Rae Spoon is a non-binary musician, producer and author from Calgary, who currently lives in Victoria. Their other books include First Spring Grass Fire and Gender Failure, which was co-written with Ivan Coyote.
Gem Hall is an interdisciplinary artist currently based on Coast Salish lands.
In the short story collection What You Are, two-time Giller Prize winner M.G. Vassanji engages with the intellectual and political questions that inspire him as a writer and a citizen, while always matching the energy of his ideas with the empathy and emotional depth he invests in his characters. What You Are weaves between wistful memories of youthful ambition and the compromises and comforts of age in 15 compelling stories.
Vassanji is an author from Toronto. He has published short stories, novels, memoir and biography. He has won the Scotiabank Giller Prize twice: in 1994 for The Book of Secrets and in 2003 for The In-Between World of Vikram Lall. He is a member of the Order of Canada and has been awarded several honorary doctorates. His novel Nostalgia was defended on Canada Reads 2017 by Jody Mitic.
Jonny Appleseed is a novel about a two-spirit Indigiqueer young man who has left the reserve and becomes a cybersex worker in the big city to make ends meet. But he must reckon with his past when he returns home to attend his stepfather's funeral.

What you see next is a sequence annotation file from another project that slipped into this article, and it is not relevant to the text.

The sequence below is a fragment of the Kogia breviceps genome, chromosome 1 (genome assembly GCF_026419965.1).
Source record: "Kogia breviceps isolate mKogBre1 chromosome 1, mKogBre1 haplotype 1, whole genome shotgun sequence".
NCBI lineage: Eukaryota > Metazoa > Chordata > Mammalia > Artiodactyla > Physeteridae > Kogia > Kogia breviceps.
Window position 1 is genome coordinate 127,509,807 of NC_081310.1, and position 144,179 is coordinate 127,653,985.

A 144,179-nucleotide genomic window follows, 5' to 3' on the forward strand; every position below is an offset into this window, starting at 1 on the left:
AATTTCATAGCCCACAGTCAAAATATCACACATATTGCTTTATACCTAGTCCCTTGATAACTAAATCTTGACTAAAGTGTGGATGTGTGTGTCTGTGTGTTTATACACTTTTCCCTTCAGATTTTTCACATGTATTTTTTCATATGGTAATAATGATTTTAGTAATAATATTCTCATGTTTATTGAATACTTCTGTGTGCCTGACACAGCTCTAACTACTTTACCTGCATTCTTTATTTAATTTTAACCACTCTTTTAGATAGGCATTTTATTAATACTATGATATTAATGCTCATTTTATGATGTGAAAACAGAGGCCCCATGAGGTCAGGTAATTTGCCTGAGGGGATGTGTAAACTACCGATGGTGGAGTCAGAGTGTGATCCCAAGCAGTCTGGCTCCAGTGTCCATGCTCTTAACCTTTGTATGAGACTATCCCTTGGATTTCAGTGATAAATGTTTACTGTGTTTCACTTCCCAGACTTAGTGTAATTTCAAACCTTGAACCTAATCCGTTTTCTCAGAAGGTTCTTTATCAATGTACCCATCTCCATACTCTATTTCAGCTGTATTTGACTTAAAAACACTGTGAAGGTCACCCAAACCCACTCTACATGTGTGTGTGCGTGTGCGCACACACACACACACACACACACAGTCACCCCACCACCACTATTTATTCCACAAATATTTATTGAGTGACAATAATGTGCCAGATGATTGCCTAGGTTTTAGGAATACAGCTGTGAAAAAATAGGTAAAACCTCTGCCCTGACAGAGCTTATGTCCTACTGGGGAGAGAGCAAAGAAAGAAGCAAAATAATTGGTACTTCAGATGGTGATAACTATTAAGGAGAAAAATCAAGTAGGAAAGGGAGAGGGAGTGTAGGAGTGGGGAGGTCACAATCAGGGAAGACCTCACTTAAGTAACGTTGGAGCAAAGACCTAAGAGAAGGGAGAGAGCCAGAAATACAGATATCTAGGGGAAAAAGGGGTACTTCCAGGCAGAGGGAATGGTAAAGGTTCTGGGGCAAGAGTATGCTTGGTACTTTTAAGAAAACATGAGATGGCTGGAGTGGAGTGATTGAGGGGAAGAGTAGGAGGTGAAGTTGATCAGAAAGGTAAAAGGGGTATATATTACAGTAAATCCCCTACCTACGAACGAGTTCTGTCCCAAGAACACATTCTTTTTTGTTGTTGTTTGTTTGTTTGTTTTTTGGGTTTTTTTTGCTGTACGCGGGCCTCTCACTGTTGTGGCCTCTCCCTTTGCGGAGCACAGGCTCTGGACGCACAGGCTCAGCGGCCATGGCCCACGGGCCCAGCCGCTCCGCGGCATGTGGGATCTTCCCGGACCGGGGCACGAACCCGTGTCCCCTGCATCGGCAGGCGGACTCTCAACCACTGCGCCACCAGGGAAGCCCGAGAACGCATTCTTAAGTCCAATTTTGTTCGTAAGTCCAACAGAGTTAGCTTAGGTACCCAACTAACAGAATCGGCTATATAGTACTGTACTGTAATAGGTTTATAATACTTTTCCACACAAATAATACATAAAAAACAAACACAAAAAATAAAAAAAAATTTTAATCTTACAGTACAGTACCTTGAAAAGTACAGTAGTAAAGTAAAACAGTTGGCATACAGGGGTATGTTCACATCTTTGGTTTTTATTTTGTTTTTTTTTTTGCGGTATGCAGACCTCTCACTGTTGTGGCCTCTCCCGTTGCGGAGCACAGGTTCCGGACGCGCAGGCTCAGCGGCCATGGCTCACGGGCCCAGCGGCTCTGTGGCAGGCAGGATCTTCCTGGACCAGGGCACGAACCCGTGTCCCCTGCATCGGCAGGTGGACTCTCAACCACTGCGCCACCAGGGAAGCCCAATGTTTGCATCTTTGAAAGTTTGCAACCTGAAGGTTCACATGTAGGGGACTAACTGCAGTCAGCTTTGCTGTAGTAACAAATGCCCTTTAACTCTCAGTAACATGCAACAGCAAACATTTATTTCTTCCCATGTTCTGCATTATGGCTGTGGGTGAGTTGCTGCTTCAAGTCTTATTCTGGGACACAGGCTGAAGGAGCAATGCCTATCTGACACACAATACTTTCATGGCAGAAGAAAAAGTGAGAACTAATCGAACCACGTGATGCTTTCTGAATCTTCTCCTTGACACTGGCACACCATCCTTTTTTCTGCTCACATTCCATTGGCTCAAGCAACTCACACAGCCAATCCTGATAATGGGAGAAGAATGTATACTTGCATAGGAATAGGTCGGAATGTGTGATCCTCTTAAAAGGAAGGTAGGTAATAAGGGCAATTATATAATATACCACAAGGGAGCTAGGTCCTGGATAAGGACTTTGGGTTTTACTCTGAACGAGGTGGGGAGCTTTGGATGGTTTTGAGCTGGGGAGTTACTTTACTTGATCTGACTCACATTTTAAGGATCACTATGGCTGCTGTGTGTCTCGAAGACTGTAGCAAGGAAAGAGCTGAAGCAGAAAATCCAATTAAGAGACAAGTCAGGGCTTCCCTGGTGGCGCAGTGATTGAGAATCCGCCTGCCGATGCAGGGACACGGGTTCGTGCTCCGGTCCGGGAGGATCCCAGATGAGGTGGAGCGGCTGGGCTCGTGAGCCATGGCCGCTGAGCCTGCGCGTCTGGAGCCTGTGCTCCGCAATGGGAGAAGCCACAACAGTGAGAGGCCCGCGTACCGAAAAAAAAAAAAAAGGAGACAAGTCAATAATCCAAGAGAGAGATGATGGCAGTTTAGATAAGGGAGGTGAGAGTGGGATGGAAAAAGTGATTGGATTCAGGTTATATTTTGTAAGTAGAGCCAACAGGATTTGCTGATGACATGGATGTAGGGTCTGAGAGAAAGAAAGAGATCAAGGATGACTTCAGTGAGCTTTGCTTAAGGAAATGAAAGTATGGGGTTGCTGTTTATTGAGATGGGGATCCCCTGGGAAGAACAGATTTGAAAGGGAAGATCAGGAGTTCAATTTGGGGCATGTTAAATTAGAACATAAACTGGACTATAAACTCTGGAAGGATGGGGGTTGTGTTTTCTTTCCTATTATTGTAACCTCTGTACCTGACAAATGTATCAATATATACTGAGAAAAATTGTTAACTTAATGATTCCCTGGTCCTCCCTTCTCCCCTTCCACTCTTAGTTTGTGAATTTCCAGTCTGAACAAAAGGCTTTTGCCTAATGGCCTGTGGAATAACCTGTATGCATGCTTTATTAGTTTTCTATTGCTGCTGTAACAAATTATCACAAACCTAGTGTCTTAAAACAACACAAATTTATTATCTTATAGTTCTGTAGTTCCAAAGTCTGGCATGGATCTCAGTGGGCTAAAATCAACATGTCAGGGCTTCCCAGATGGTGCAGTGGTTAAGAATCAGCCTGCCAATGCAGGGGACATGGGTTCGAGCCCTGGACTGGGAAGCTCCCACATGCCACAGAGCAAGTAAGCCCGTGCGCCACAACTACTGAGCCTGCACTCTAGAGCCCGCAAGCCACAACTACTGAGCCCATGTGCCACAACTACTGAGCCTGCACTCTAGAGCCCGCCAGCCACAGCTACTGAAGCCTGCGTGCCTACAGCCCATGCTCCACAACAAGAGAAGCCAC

Jonny Appleseed was also on the longlist for the 2018 Scotiabank Giller Prize and the shortlist for the Governor General's Literary Award for fiction and was a finalist for the Amazon Canada First Novel Award.
Joshua Whitehead is a two-spirit, Oji-nêhiyaw member of Peguis First Nation, currently pursuing his PhD. He is also the author of the poetry collection full-metal indigiqueer and is the editor of the anthology Love after the End. Jonny Appleseed is his first novel.
Najwa Zebian is a poet who has gained a loyal following online for her moving and inspirational poems. Zebian's personal story is as powerful as her poetry. She came to Canada from Lebanon when she was 16 years old, and was faced with the challenge of figuring out who she was in a new country and who she wanted to be, while also dealing with racism and societal pressures. Welcome Home is her first work of nonfiction. It combines Zebian's personal story with poetry and writing to inspire readers to live with vulnerability and authenticity.
Najwa Zebian is a Lebanese Canadian activist, educator and writer. Her books include the poetry collections Mind Platter, The Nectar of Pain and Sparks of Phoenix.
This Place is an anthology of comics featuring the work of Indigenous creators as they retell the history of Canada. Elements of fantasy and magical realism are incorporated throughout the book, telling the stories of characters like Jack Fiddler, an Anishinaabe shaman facing murder charges, and Rosie, an Inuk girl growing up during the Second World War.
Contributors include Kateri Akiwenzie-Damm, Sonny Assu, Brandon Mitchell, Rachel and Sean Qitsualik-Tinsley, David A. Robertson, Niigaanwewidam James Sinclair, Jen Storm, Richard Van Camp, Katherena Vermette, Chelsea Vowel, Tara Audibert, Kyle Charles, GMB Chomichuk, Natasha Donovan, Scott B. Henderson, Ryan Howe, Andrew Lodwick, Scott A. Ford, Donovan Yaciuk and Alicia Elliott.